Effective October 1, 2016, Maryland’s Equal Pay for Equal Work law prohibits employers from discriminating by paying employees of one sex at a rate higher than the rate paid to employees of the opposite sex who work in the same establishment and who performs comparable work. Similarly, employers may not assign less favorable employment opportunities to employees based upon gender. This would include prohibiting employers from “steering” certain favorable career opportunities away from employees based on sex or gender identity.
In addition, the law prevents employers from prohibiting an employee from “inquiring about, discussing, or disclosing the wages of the employee or another employee,” or “requesting that the employer provide a reason for why the employee’s wages are a condition of employment.” Also, an employer may not take any adverse employment action against an employee for: “inquiring about another employee’s wages; disclosing the employee’s own wages; discussing another employee’s wages if those wages have been disclosed voluntarily; asking the employer to provide a reason for the employee’s wages; or aiding or encouraging another employee’s exercise of rights under [the Act].”
The law does not, however, permit an employee with access to other employees’ wages by virtue of that employee’s essential job functions to disclose the wages of other employees without restriction. Employers are permitted to discipline employees for disclosing the wage information of other employees if the employee whose wages are disclosed did not voluntarily disclose his or her wages to that employee or if the disclosed wage information of other employees is known solely because of the employee’s essential job function.
Furthermore, the law does not preclude employers from limiting discussion of wages in some basic ways. For example, employers may establish reasonable workday limitations on the time, place, and manner for inquiries, discussions, or disclosures about employee wages, provided such limitations are set forth in a written policy provided to their employees. The written policy also must not “diminish employees’ rights to negotiate the terms and conditions of employment under Federal, State, or local law.” This includes any protections that the National Labor Relations Act may provide with respect to speech in the workplace. The policy may also prohibit employees from discussing the wages of another employee without the permission of that employee.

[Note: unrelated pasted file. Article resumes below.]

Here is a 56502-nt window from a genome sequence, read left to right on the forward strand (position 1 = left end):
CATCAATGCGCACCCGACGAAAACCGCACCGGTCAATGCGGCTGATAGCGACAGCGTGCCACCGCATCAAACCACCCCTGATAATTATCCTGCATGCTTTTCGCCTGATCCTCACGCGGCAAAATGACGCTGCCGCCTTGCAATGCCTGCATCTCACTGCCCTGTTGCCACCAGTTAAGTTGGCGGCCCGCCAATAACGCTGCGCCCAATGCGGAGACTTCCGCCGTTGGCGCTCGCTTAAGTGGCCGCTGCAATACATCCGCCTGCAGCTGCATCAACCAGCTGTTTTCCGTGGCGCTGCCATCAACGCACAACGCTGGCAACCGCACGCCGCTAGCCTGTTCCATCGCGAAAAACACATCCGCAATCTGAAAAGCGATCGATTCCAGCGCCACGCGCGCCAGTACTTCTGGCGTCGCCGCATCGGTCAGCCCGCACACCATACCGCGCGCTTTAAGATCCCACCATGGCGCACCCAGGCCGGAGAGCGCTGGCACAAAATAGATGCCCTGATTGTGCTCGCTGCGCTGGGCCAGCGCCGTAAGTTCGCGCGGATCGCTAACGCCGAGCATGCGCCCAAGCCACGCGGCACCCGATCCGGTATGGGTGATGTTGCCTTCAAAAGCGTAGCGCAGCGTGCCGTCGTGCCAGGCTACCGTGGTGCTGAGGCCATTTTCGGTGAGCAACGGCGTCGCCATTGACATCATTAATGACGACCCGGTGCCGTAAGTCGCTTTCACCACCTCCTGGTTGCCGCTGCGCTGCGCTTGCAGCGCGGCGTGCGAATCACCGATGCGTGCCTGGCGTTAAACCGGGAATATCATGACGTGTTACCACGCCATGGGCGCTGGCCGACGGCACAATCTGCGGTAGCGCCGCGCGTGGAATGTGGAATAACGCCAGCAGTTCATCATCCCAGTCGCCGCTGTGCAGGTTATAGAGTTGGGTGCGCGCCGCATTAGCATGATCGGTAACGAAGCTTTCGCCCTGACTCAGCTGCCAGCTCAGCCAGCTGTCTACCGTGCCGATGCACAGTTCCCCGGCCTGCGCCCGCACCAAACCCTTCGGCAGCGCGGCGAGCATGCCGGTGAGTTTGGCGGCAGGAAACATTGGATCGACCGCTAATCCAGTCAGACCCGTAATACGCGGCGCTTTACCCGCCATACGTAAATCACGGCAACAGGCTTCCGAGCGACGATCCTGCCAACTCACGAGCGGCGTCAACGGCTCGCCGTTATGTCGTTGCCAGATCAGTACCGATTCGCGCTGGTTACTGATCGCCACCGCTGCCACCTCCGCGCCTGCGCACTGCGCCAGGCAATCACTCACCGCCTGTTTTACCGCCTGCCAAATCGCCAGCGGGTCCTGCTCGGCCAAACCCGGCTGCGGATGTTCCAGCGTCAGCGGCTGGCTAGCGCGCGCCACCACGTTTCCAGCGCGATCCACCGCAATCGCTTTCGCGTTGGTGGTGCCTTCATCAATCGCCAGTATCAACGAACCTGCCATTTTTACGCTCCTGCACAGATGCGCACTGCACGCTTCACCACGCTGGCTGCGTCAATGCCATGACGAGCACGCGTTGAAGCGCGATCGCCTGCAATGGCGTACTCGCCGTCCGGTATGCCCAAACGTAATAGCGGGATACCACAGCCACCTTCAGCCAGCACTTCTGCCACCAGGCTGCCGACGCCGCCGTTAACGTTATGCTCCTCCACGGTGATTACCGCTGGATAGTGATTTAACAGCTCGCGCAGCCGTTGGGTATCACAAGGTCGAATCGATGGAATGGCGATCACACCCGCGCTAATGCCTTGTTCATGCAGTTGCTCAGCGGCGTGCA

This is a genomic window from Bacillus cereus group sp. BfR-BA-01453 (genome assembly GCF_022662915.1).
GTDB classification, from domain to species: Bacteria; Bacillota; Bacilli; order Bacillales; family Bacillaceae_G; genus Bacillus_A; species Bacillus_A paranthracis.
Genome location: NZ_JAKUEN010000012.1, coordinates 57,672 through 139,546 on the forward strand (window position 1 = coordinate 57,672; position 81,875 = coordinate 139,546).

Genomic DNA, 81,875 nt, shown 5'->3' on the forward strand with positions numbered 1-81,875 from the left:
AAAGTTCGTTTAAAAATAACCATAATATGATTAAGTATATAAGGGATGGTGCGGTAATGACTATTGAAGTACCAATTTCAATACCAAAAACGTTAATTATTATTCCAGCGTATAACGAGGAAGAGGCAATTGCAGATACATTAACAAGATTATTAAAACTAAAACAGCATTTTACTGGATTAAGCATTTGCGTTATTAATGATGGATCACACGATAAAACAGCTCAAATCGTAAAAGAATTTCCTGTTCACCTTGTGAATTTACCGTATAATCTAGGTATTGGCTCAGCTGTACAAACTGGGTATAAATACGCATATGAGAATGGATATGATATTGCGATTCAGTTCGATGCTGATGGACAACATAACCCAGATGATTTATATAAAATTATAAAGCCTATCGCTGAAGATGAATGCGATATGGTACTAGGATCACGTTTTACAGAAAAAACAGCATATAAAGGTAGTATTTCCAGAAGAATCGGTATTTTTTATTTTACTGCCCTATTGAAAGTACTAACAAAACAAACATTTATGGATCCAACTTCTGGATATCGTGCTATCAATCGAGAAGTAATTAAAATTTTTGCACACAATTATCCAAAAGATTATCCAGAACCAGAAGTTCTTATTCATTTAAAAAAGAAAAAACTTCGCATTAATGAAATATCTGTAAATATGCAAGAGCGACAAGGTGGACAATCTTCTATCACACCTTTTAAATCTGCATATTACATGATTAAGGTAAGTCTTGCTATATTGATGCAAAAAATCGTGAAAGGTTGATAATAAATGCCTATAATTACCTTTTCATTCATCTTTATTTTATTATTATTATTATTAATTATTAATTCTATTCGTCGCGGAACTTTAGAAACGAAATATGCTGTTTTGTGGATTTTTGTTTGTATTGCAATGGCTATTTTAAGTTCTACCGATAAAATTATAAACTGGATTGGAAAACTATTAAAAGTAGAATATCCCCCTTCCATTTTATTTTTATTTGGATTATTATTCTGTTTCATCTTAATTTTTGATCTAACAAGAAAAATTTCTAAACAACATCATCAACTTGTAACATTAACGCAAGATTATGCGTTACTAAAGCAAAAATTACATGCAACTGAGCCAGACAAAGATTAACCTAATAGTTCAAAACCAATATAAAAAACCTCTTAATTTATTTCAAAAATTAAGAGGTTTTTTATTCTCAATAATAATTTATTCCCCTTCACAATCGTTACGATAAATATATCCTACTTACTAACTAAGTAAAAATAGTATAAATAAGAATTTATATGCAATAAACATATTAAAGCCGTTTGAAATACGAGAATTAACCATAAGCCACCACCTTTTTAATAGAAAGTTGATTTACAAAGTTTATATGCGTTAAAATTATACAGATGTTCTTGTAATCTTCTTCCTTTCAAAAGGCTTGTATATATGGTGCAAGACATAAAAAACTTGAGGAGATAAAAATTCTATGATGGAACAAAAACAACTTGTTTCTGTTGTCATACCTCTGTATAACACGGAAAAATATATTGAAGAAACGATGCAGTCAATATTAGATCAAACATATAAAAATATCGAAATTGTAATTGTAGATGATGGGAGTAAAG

Employers should note that the law acknowledges that discrepancies in pay may exist regardless of gender based upon the other criteria such as seniority systems, merit systems, jobs that require different abilities and skills or the performance of different duties or services, as well as work performed on different shifts at different times of day. Employers may also take into account a bona fide factor other than sex or gender identity, such as education, training, or experience, to account for certain discrepancies in pay.
In order to remain in compliance with the law, employers will be required to ensure that company documentation is maintained concerning: wages of employees, job classifications of employees, and other conditions of employment and wages. It is crucial that employers take proactive steps to identify and mitigate risks associated with compensation discrimination. Employers should consider conducting a “pay audit” to identify potential disparities in pay and identify any necessary steps to remedy those disparities. Finally, employers should review the manner in which they determine compensation for employees, their hiring practices, and their pay increase processes to ensure that those policies do not adversely impact employees based upon sex or gender identity.
The employment law landscape here in Maryland is ever-changing. Business and employment practices need to be regularly reviewed and updated to keep up with these changes. Your legal team here at A&C is well-versed in business and employment law, so let us review your employee handbook and other employment practices to ensure your business practices are in compliance with all applicable State and local laws. Please call Robert Garagiola or Jennifer Lancaster at 410-974-9000, or via email at email@example.com and firstname.lastname@example.org respectively, to discuss these and other ways your A&C team can help protect your business!